Keep in mind that if you have oily skin, then you naturally have overactive sebaceous glands producing the oil. Whilst this can be annoying for some people, this will lessen over time, and as you age, you will naturally stop producing as much oil.
Going through the teenage years, or puberty, you may notice that you have very oily skin. However, as time goes on, you will produce less sebum, and your skin will lose elasticity, collagen and oil as the sebaceous gland slows down. This is why aging skin, or more mature skin tends to be dry, and needs more moisturization.
Does stress cause an oily face?
Yes, unfortunately, stress can increase the amount of oil that your body produces. This is largely due to the fact that the stress hormone, cortisol rises, and this can, in turn, increase oil production, which can lead to spots, acne, blemishes, oily skin and breakouts.
It is not just your skin that suffers when you are stressed. If you feel depressed, anxious or stressed, your sympathetic nervous system will release and start producing much more cortisol and adrenaline.
This will increase the amount of oil your skin glands produce, leading to clogged pores, acne, and greasy hair. So, if you ever feel like you always get a huge breakout before a big event, it is probably because you are stressed out about it!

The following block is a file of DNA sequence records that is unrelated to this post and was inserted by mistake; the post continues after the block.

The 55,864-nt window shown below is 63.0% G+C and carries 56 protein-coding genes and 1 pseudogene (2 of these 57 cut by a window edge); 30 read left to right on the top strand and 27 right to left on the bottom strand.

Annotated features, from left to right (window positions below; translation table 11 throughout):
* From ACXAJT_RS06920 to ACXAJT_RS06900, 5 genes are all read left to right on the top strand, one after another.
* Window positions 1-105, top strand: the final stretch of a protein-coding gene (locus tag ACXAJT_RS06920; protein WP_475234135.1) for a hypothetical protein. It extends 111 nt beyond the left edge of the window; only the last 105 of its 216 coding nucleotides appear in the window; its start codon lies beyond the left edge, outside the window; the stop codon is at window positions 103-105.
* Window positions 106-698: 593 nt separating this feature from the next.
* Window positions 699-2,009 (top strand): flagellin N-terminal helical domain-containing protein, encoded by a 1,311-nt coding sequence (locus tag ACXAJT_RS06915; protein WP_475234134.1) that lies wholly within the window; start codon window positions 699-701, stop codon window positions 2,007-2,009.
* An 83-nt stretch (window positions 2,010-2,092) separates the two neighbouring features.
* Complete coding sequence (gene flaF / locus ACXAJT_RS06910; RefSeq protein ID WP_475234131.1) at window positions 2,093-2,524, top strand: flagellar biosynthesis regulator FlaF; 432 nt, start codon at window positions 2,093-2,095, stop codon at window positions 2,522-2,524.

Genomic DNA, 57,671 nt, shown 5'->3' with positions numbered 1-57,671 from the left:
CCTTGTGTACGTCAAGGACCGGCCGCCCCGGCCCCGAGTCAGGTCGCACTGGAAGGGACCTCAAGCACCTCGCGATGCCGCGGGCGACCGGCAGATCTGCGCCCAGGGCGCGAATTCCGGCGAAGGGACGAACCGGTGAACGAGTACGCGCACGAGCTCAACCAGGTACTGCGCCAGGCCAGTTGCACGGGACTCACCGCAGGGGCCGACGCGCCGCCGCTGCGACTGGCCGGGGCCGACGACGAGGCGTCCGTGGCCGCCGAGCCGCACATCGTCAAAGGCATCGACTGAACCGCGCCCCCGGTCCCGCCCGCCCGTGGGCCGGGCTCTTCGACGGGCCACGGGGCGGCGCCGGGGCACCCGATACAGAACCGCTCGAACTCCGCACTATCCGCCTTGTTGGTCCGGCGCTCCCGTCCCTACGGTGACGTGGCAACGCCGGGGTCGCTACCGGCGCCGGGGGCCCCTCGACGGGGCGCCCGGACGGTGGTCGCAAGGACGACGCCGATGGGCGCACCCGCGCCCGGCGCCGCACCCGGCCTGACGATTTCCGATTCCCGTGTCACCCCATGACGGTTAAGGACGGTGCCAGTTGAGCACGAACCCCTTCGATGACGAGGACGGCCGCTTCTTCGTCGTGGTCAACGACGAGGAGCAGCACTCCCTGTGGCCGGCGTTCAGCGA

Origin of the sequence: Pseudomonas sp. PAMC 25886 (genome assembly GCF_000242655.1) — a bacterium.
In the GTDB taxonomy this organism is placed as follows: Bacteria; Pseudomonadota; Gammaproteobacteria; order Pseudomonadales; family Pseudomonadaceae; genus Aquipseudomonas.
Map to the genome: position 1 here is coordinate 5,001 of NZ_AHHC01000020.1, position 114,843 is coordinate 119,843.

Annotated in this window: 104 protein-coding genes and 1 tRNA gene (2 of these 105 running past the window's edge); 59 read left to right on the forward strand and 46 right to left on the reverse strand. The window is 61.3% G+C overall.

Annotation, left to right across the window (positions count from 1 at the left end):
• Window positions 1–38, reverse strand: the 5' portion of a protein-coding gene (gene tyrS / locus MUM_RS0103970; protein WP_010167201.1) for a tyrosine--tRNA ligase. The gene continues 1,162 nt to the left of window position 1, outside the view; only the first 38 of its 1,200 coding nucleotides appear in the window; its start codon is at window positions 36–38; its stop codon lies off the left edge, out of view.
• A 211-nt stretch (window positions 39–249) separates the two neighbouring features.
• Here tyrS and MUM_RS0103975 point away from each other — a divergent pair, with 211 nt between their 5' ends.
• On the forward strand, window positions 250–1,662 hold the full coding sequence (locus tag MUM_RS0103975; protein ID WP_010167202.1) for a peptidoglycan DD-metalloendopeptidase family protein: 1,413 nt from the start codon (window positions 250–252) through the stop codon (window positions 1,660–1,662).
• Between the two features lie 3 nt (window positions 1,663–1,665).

What hormone causes oily skin?
Hormones and oily skin go hand in hand together. You cannot have one without the other! Hormones and androgens in the body are the main cause of acne and oil production. As hormones often fluctuate in nature, they can sometimes produce too much of something.
For instance, when women are menstruating, they may have an influx of hormones that can affect their moods, energy levels, skin and general wellbeing. The same goes for the sebaceous glands, which are responsible for producing sebum.
Sebum is an oily, waxy substance created by the sebaceous glands, which works to coat, moisturize and protect the skin at all times by producing oil. However, if you produce a lot of sebum, and an excessive amount of oil, the skin and pores can become clogged, which is what causes breakouts, acne and spots.
The hormones and glands in your body can fluctuate over time, so it is important to remember that although you may be having a lot of oil in your skin at the moment, this could pass and things may be different a few months down the line.
What ingredient reduces oily skin?
Whilst oily skin can be good for you, if it is clogging up your pores and causing acne, you may want to get it under control. Luckily, there are lots of products that can help you.
Look out for ones with glycolic acid, such as the Pixi Glow Tonic as this is perfect for those of us with oily skin. This ingredient works to reduce the amount of excess oil, preventing any future breakouts and the clogging of pores.
In addition, you may want to invest in a good niacinamide product as this will help support your skin barrier, by keeping it moisturized, yet working to improve the texture, reduce the appearance of pores, and balance oil production.